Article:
Ibsen’s The Master Builder at Yale Repertory Theatre
Paul Walsh, the translator of Yale Repertory’s revival of Henrik Ibsen’s The Master Builder (Bygmester Solness in Norwegian) was right on the mark when he claimed the playwright needs to be revisited—or maybe reinvented—every 10 years. Perhaps, to paraphrase Mark Twain, reworking Ibsen prevents this most austere of modern dramatists from becoming the deadest ever. As one critic observed, Ibsen has suffered the fate of an author more honored in anthologies than he has been on the living stage. Audiences will have to judge whether director Evan Yionoulis’s current effort salvages what remains of a play that received mixed reviews after its opening in 1892.
The Master Builder is about many things: creative inspiration, its fancied loss, recriminations over the price one pays for fame, attempts at rejuvenation of declining powers, and the struggle to come to terms with the demons that drive life decisions, goals, and expectations.
The play, a turgid mixture of realism and expressionism, marks the beginning of the third phase of the playwright’s works. During his first period, poetical plays like Brand and Peer Gynt predominated; during the second, the preference was for social dramas, like Pillars of Society and A Doll’s House. The third phase commemorated more symbolic works, like The Wild Duck and The Lady from the Sea, in which symbolism was used to underscore life themes.
The central character of The Master Builder is an architect, a profession typically viewed as producing geniuses of individualism like Frank Lloyd Wright or the irritatingly polemical hero of Ayn Rand’s The Fountainhead, Howard Roark.Ibsen’s Halvard Solness is the dark underbelly of the same profession. He is a master builder who senses his waning creative powers, fears the advance of younger professionals who would make his work outdated, and who is engulfed by the guilt of an empty marriage and the death of his two sons in a fire.
Underneath the godlike image he strikes in the imagination of others—especially young girls—Solness clings to the hope that his soul can be rejuvenated. He plays a seductive game with Kaja Fosli, a young assistant who falls in love with him, although engaged to his apprentice, Ragnar Brovik. Ragnar is the son of the architect whose career was overshadowed by Solness.
The master builder is also idolized by Hilda Wangel, who returns to his home after ten years in order that he fulfill a promise he made to her as a young girl. This was to make her a princess and build for her a castle with a tall spire. The character of Hilda was based upon an actual 17-year old, Emilie Bardach. Ibsen was smitten by her at the ripe age of 61, and despaired over losing contact with her.
Goaded on by Hilda to achieve the promised creative act, Solness climbs his newly constructed spire, only to meet with catastrophe. His carefully guarded secret, that he is afraid of heights, haunts the final moments of The Master Builder.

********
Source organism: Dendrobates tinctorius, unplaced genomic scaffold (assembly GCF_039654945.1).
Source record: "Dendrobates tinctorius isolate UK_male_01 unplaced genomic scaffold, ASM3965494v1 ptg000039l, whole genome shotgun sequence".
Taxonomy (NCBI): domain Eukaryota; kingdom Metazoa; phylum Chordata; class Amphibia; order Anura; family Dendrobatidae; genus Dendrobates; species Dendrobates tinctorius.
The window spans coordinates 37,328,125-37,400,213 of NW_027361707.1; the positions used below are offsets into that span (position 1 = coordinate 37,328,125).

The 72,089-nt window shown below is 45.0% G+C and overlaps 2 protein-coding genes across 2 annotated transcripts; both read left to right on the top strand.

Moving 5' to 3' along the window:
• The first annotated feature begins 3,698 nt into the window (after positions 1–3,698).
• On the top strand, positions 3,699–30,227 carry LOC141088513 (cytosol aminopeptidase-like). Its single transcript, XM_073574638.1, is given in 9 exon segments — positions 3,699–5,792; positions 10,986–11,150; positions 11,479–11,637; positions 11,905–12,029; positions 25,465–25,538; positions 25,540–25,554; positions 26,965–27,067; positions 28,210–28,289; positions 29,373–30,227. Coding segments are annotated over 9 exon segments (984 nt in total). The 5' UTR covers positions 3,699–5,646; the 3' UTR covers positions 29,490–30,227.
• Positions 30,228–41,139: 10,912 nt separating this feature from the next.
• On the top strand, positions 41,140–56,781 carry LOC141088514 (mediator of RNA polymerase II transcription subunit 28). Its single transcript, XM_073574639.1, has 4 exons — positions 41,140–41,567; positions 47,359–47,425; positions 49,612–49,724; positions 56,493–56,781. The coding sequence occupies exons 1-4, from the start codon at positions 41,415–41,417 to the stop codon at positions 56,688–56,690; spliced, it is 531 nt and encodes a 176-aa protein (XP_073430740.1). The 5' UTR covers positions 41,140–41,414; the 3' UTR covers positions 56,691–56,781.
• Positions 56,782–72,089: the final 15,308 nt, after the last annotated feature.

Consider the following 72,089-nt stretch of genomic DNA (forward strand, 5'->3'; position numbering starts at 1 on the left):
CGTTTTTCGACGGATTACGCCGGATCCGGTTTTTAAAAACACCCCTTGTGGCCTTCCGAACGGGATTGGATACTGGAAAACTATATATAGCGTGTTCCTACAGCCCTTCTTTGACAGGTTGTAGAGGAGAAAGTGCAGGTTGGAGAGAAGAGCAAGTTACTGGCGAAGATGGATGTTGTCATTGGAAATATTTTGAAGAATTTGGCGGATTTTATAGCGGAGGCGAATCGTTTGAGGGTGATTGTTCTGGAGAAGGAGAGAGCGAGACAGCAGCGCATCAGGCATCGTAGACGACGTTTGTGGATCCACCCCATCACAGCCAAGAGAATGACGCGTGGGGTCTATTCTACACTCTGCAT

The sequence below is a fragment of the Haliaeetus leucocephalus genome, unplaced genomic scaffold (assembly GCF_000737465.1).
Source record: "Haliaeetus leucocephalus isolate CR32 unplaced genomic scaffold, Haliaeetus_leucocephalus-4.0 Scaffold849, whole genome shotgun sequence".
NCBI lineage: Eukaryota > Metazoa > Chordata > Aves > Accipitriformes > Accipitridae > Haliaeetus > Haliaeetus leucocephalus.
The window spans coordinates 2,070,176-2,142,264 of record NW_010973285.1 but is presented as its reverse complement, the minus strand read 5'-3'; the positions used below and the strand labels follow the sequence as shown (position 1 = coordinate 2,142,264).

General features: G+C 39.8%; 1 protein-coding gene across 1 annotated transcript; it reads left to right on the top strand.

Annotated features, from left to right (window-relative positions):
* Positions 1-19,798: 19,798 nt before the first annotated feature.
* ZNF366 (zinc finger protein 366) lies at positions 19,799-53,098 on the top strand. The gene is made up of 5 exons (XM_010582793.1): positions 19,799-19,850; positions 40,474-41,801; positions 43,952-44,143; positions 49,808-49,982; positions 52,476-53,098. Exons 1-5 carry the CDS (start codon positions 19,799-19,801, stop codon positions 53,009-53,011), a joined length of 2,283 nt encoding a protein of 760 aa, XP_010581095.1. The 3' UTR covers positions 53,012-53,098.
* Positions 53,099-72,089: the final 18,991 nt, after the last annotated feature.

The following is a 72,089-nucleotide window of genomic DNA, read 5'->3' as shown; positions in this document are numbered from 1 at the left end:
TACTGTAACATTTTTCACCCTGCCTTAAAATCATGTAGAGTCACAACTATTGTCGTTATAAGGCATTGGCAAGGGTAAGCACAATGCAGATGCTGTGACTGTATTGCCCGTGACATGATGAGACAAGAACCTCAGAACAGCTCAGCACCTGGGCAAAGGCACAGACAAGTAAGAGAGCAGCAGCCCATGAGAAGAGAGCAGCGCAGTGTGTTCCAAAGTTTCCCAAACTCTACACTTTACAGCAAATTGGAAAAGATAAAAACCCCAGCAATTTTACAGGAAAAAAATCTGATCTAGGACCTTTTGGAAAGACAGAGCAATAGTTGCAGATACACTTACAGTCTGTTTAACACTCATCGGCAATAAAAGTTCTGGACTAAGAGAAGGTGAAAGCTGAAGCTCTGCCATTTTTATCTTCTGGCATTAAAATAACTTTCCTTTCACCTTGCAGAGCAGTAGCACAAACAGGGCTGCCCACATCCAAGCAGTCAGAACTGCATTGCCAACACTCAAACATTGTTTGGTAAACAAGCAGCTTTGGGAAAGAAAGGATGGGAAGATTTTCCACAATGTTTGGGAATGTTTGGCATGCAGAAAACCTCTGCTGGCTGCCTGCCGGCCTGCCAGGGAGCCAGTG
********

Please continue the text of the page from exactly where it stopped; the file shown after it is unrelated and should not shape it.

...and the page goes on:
Director Evan Yionoulis’ production has its problems. Only Felicity Jones as Aline, Solness’s wife, seemed to radiate an emotional subtext that comports well with an Ibsen character. Unlike the others, she also seemed appropriately attired by designer Katherine Akiko Day for the 19th century era in which the play is set.
David Chandler’s Halvard Solness lacked the one element that seems necessary for the master builder, whatever else his shortcomings: stature and gravitas. Mr. Chandler’s Solness tended to be peevish and manneristic, as if he were a small town shopkeeper given to snits, rather than a person of substance encumbered by personal conflicts.
Susan Heyward’s Hilda Wangel, far from communicating the aspect of a dreamy-eyed idealist, was too much on the frivolous, bouncy, and exasperatingly adolescent side of sensibility for this reviewer.
Other performers included Robert Hogan as Knut Brovik, Irene Sofia Lucio as Kaja Fosli, Slate Holmgren as Ragnar Brovik, and Bill Buell as Doctor Herdal. They acquitted their roles competently, although in performances that were nothing to write home about.
A centerpiece of the drama was Timothy Brown’s imaginative stage set. It mirrored the vertiginous quality of Solness’s world, with its enormous expanses, raked levels, and askew perspectives. Bookcases and flower pots were suspended in midair, as were the work lamps which hung down from a seemingly impossible height. Doors to the architect’s home were set in the ground, rather than at stage right, and characters seemed dwarfed in the space that represented the master builder’s studio.
This reviewer attended the “talk back” session with the cast of The Master Builder after the performance. No reflection on those attractive performers, but their comments about individual approaches to interpretation, scaling as they did some pretty lofty personal discourse, had for this reviewer only a dim relationship to what was seen on stage in their roles. The disconnect characterizes virtually all such discussion groups in area theaters. Come to think of it, the same is true in art galleries, where the literary excursions into an artist’s imagination in guided tours (or flowery descriptions of same posted on walls) seem to describe creative mind-sets that are not only far from what is being eyeballed visually, but strain to become exalted levels of science fiction.
The Master Builder opened at the Yale Repertory Theatre, 1120 Chapel Street, New Haven, CT on September 18, and closes on October 10, 2009. Tickets range from $35 to $67, and may be purchased by calling the box office at 203. 432. 1234, or online www.yalerep.org.